A Rwandan peacekeeper was killed and three others were wounded in a gunbattle Saturday after trying to mediate a tribal dispute in Sudan’s Darfur region, an African Union-UN mission said.
“As a result of the ensuing fighting, four Rwandan peacekeepers were injured and, unfortunately, one of them died from his wounds,” UNAMID said in a statement.
One of the wounded peacekeepers is in a critical condition, it said.
The incident occurred in Kebkabiya, about 140 kilometres (85 miles) west of El Fasher, the North Darfur state capital.
After altercations between non-Arab Fur people from one village and an Arab militia from another community, a UNAMID team attended a mediation session in an effort to ease tensions.
“The Arab militia elements, nevertheless, became hostile towards UNAMID peacekeepers and started shooting at them, at which point the peacekeepers returned fire,” the mission said.
“The fighting left an unconfirmed number of casualties among the assailants.”
UNAMID chief Mohamed Ibn Chambas condemned the “heinous criminal act in the strongest possible terms.”
The peacekeepers “were trying to mediate the dispute in good faith and regrettably their efforts went unappreciated”, he said.
UNAMID members have increasingly become a target of violence which has worsened in Darfur over the past 18 months.
There were 16 fatal attacks against the peacekeepers last year, resulting in “significant loss of vehicles, weapons and ammunition,” a February report by UN chief Ban Ki-moon said.
A separate UN panel of experts said “Janjaweed groups,” or ethnic Arab militias, almost certainly played a leading role in two of the major fatal attacks, with robbery the likely motive.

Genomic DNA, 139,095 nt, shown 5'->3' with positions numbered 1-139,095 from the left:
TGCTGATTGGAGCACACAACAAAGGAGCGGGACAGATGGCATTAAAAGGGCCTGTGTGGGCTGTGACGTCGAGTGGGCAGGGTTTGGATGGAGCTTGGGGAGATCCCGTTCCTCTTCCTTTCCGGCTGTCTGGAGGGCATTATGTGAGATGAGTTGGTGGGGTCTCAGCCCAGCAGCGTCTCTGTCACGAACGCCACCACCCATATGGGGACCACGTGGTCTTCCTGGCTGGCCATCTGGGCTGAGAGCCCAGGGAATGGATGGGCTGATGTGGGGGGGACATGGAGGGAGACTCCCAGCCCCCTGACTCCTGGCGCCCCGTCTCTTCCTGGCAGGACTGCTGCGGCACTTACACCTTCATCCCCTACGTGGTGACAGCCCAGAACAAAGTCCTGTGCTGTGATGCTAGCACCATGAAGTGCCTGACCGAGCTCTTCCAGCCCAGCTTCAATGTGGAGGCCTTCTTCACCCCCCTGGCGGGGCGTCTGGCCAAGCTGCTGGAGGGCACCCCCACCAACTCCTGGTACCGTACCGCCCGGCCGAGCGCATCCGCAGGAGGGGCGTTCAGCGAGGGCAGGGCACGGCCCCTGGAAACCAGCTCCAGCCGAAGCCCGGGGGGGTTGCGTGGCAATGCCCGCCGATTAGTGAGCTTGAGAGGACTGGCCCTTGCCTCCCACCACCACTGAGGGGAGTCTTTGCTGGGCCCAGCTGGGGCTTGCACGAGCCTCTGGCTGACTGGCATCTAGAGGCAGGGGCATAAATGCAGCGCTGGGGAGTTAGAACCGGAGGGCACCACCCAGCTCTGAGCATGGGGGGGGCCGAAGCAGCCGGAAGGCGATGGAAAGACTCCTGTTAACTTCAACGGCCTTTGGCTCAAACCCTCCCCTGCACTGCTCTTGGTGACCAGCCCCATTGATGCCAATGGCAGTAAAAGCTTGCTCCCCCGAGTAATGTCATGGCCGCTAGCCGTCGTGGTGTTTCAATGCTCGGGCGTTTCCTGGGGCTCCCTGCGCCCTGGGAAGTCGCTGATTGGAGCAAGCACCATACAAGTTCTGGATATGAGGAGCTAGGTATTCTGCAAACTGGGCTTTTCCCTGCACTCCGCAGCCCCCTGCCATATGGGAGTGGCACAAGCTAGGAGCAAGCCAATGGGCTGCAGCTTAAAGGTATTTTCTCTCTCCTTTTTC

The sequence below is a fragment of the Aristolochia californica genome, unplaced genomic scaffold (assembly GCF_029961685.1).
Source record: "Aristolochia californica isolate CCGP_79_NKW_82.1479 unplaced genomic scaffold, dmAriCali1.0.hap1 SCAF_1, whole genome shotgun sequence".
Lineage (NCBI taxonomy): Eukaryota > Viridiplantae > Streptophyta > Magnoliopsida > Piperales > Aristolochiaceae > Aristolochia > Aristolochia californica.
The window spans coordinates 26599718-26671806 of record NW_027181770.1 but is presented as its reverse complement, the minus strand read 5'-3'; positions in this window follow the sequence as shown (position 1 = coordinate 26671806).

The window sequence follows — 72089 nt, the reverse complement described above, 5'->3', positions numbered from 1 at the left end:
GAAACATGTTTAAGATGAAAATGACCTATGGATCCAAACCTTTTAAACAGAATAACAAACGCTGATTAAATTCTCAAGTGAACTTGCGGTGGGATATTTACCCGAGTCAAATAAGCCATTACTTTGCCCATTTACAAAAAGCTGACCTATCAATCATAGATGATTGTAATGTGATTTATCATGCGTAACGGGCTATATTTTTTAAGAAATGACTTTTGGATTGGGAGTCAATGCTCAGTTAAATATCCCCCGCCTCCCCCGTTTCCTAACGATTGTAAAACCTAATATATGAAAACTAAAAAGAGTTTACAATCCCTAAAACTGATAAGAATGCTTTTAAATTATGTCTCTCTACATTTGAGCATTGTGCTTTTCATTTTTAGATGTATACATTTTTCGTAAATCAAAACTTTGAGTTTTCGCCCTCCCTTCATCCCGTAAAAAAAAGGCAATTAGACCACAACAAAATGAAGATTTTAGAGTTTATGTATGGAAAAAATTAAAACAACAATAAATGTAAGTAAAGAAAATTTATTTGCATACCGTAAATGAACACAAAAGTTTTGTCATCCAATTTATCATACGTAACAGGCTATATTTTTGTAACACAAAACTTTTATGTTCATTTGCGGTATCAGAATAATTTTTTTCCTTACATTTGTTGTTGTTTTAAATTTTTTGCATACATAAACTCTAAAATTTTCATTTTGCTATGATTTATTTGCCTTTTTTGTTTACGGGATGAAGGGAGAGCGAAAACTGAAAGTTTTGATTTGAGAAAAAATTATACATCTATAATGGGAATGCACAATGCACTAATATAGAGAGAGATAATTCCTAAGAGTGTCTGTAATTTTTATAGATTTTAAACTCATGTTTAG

But Sudan’s government has said it was impossible that militia close to the regime had attacked peacekeepers.
– No justice –
Since the start of the UNAMID mission more than six years ago, 58 peacekeepers have now died in hostile action.
No one has been brought to justice in any of the cases.
Over the past two years, as Sudan’s economy weakened, inter-communal clashes over resources intensified in Darfur, Ban’s report said, adding that tribal militias have become involved.
Analysts say the government can no longer control its former Arab tribal allies, whom it armed against insurgents who began a rebellion in 2003.
Violence throughout Darfur has been at its worst in a decade this year, displacing about 300,000 people from late February to mid-April before unrest began to ease.
Chambas told the UN Security Council that activities of the government’s Rapid Support Forces (RSF) counter-insurgency unit were of “particular concern”.
But rebel offensives, criminal activity and inter-communal fighting also contributed to this year’s “alarming escalation of violence”, he said.
Tribal sources said on Saturday that at least 28 people were killed in renewed fighting between two ethnic groups.
Battles between the Hamar and Maaliya tribes began Thursday in the border region of West Kordofan and East Darfur states, tribal leaders from each side told AFP.
Sudan’s President Omar al-Bashir and Defence Minister Abdelrahim Mohammed Hussein are wanted by the International Criminal Court for alleged war crimes in Darfur.
You can follow any responses to this entry through the RSS 2.0.
You can skip to the end and leave a response. Pinging is currently not allowed.
(Post From PM News)